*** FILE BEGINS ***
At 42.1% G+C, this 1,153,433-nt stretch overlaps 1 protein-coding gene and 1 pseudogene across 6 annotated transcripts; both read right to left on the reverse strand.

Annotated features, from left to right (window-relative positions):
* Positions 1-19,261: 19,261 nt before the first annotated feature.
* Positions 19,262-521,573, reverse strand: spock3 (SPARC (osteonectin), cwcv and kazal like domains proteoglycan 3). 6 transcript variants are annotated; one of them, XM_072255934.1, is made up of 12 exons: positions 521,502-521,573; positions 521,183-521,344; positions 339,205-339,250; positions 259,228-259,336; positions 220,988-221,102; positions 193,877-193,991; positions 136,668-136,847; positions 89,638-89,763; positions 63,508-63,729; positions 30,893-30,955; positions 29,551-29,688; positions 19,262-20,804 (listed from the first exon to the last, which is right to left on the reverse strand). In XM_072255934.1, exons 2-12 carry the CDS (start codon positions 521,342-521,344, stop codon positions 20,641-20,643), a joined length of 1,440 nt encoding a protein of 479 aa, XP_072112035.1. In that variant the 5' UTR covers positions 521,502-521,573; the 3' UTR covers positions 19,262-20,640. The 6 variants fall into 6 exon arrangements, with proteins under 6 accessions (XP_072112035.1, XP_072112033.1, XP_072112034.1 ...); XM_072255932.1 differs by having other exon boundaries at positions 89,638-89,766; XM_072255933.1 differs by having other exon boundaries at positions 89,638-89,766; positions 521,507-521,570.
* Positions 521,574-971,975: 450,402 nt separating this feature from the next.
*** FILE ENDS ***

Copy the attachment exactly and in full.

At 42.1% G+C, this 1,153,433-nt stretch overlaps 1 protein-coding gene and 1 pseudogene across 6 annotated transcripts; both read right to left on the reverse strand.

Annotated features, from left to right (window-relative positions):
* Positions 1-19,261: 19,261 nt before the first annotated feature.
* Positions 19,262-521,573, reverse strand: spock3 (SPARC (osteonectin), cwcv and kazal like domains proteoglycan 3). 6 transcript variants are annotated; one of them, XM_072255934.1, is made up of 12 exons: positions 521,502-521,573; positions 521,183-521,344; positions 339,205-339,250; positions 259,228-259,336; positions 220,988-221,102; positions 193,877-193,991; positions 136,668-136,847; positions 89,638-89,763; positions 63,508-63,729; positions 30,893-30,955; positions 29,551-29,688; positions 19,262-20,804 (listed from the first exon to the last, which is right to left on the reverse strand). In XM_072255934.1, exons 2-12 carry the CDS (start codon positions 521,342-521,344, stop codon positions 20,641-20,643), a joined length of 1,440 nt encoding a protein of 479 aa, XP_072112035.1. In that variant the 5' UTR covers positions 521,502-521,573; the 3' UTR covers positions 19,262-20,640. The 6 variants fall into 6 exon arrangements, with proteins under 6 accessions (XP_072112035.1, XP_072112033.1, XP_072112034.1 ...); XM_072255932.1 differs by having other exon boundaries at positions 89,638-89,766; XM_072255933.1 differs by having other exon boundaries at positions 89,638-89,766; positions 521,507-521,570.
* Positions 521,574-971,975: 450,402 nt separating this feature from the next.